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Crest of Sir Thomas Storey


Copyright © 2007
www.storeysofold.com

This page was last updated on
Sunday, 3 February 2008
by Brad Storey

BIOGRAPHICAL SECTION.

"Mr. Story represented the Association in the Central Council for over 18 years. He was a member of the College Youths, Yorkshire, Norwich Diocesan, and Midland Counties' Association, and had rung peals with all these bodies. He had rung over two hundred peals in a great many towers and a great variety of methods, including London, Cambridge and Superlative Surprise, Treble Twelve, Royal and Major, Stedman Cinques, Caters and Triples, Double Norwich and Double Oxford Major, Duffield, Woodbine, and many peals of Surprise Minor. He had conducted but few of these, about six or eight in all, but had made a close study of theory proof and composition. He was equally at home at either end of a peal from treble to tenor, and his excellence as a striker was well-known throughout the country. His influence and untiring energy did much to elevate the 'locus standi' of ringers in the north, and the personality of Robert Spencer Story will live in their memory and hearts for many years to come."

The Ringing World also pays a tribute to the distinguished campanologist in editorial notes.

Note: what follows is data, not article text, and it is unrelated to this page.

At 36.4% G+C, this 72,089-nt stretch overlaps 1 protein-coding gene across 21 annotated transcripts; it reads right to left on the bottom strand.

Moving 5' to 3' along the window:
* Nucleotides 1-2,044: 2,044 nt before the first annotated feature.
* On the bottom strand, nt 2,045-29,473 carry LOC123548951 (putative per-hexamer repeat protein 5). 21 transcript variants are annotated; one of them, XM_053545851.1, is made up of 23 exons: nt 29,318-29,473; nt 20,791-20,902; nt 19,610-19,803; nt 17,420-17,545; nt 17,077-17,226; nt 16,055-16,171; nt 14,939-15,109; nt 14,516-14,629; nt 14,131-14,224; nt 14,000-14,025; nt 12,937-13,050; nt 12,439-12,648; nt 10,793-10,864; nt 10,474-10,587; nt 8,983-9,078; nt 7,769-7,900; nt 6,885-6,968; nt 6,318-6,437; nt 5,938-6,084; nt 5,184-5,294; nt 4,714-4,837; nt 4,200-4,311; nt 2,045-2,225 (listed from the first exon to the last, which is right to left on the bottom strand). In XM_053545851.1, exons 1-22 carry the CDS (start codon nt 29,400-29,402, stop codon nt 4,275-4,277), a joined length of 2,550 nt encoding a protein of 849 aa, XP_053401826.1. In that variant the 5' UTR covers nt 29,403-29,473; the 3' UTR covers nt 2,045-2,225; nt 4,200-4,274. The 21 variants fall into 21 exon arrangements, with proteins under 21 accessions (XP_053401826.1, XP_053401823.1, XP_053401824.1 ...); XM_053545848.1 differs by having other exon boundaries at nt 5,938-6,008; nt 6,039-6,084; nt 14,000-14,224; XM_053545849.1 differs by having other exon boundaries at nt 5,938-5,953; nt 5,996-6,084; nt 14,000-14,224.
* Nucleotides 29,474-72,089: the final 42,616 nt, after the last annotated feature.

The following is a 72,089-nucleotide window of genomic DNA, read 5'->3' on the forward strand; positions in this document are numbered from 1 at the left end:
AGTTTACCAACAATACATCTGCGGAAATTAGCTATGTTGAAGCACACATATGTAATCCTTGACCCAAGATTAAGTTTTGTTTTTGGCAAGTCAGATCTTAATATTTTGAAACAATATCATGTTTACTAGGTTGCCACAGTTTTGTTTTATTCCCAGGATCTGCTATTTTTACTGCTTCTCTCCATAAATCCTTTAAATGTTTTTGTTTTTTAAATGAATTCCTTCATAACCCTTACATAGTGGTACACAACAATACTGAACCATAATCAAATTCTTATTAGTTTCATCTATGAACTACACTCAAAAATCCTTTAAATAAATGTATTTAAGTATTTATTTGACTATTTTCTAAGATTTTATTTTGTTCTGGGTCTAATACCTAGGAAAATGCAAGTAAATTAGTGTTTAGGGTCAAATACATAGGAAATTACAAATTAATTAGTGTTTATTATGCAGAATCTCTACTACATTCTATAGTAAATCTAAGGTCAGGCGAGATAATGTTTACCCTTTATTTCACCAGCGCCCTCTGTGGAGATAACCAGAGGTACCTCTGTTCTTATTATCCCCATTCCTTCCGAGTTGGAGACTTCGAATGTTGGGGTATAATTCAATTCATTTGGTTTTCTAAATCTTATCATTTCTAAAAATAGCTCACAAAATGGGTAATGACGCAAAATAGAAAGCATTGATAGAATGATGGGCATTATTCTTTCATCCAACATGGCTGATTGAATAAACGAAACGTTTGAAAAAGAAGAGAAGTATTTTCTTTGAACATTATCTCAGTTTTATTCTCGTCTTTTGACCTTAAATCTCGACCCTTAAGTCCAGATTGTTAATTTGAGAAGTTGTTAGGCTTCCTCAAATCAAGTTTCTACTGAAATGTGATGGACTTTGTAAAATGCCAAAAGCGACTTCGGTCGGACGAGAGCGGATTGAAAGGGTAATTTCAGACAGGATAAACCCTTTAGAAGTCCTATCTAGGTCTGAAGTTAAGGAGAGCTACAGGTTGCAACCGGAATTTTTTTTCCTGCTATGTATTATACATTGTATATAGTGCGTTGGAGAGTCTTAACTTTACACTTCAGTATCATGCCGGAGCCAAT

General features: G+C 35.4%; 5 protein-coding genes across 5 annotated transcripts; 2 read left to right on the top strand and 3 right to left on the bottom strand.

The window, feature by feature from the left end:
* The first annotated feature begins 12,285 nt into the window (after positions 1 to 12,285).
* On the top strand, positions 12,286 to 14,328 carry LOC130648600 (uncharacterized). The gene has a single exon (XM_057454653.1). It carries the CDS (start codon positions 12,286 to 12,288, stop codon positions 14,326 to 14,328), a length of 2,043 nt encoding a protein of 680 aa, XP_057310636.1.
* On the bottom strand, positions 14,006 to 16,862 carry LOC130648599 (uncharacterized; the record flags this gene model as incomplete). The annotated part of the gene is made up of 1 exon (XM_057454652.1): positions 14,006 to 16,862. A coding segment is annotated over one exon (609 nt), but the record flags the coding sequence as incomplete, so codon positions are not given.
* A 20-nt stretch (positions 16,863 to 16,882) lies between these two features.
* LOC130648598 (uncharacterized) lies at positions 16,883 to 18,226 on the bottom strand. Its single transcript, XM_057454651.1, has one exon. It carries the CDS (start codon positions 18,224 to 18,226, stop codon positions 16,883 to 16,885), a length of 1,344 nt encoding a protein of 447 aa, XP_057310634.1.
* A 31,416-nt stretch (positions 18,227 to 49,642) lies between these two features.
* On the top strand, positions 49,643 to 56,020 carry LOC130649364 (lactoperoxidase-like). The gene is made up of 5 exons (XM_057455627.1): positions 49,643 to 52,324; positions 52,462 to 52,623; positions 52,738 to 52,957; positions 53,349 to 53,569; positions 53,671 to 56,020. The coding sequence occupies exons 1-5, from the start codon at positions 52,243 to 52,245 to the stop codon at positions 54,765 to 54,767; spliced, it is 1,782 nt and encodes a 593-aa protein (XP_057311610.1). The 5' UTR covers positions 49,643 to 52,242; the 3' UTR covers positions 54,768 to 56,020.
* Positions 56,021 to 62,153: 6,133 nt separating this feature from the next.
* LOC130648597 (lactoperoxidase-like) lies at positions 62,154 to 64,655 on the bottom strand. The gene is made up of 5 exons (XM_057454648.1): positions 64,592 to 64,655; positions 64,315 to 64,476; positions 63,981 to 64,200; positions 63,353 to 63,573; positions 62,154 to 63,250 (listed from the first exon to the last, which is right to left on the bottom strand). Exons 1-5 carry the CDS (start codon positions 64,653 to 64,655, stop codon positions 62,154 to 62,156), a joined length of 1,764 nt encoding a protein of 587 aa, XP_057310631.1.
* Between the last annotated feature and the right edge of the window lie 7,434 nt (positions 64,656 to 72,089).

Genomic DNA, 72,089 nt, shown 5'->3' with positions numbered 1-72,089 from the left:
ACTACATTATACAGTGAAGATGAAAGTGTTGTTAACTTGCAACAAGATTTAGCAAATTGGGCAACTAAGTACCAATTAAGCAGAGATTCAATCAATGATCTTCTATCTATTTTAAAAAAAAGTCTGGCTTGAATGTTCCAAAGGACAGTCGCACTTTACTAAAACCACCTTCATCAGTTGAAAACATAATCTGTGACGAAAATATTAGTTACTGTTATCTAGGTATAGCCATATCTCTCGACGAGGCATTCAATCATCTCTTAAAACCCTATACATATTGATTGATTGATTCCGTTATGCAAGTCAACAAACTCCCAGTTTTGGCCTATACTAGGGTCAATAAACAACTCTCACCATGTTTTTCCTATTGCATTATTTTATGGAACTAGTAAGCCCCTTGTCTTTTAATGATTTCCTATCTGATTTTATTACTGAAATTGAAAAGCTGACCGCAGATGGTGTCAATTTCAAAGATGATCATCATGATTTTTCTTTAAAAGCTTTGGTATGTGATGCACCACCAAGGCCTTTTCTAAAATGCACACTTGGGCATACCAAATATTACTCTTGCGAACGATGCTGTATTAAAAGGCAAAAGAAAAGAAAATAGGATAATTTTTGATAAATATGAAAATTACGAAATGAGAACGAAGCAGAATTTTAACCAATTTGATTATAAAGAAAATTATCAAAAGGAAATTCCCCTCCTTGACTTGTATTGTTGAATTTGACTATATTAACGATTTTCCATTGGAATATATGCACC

SIR THOMAS STOREY. KNIGHT. J.P., D.L.
Sir Thomas Storey was born at Bardsea, near Ulverston, on Tuesday, the 25th October, 1825. He was the third son of Mr. Isaac Storey, by his wife Phoebe, née Patrickson, of Millom, in the County of Cumberland. In the year 1835, Mr. Isaac Storey and his family removed to Lancaster where Thomas entered a mill as a bookkeeper. On the 4th June, 1841, his father died at the age of 43, leaving behind him a family of nine sons and daughters. This threw much responsibility on Thomas, who was now the eldest boy at home, his two older brothers being engaged elsewhere. His work was close, his hours being from 5-30 a.m. to 7 p.m. He began by earning 2s. 6d. a week, and at the age of twenty was only getting 7s. a week, with an extra eighteenpence and supper two or three nights a week by helping a tradesman with his accounts. Later on Thomas joined his elder brother in land-surveying in Oxfordshire, Worcestershire, Gloucestershire and North Wales. In 1845 he returned to Lancaster and obtained employment on what was called the Little North-Western Railway which ran from Morecambe to Skipton, and now forms part of the Midland system. Mr. Edmund Sharpe, contractor of the line from Morecambe to Lancaster, chose Thomas out of the office to be his private secretary, and later on he was appointed commercial manager of the line. He also worked for some time, in conjunction with the late Edmund Sharpe, the Phoenix Foundry, and among other work they cast shells for the Government during the Crimean War.

In 1851 Thomas Storey joined his elder brother William, who bad recently started the manufacture of table baize and oilcloth on his own account in Lancaster, at St. George's Quay, in the building now used for the Parish Church School. In 1856, the White Cross Mills, Lancaster, were bought, then consisting of only two buildings. The firm had adapted the premises to the new work when in 1861 a serious fire occurred, the old mill being nearly burned down. This catastrophe seemed only to stimulate the energies of the brothers, who soon retrieved their position, and prospered amazingly. In 1861 they bought from the late Mr. John Greg of Escowbeck, Caton, the Moor Lane Cotton Mills, and in 1864 from the same gentleman, the mill at Caton. This was done with the object of making themselves

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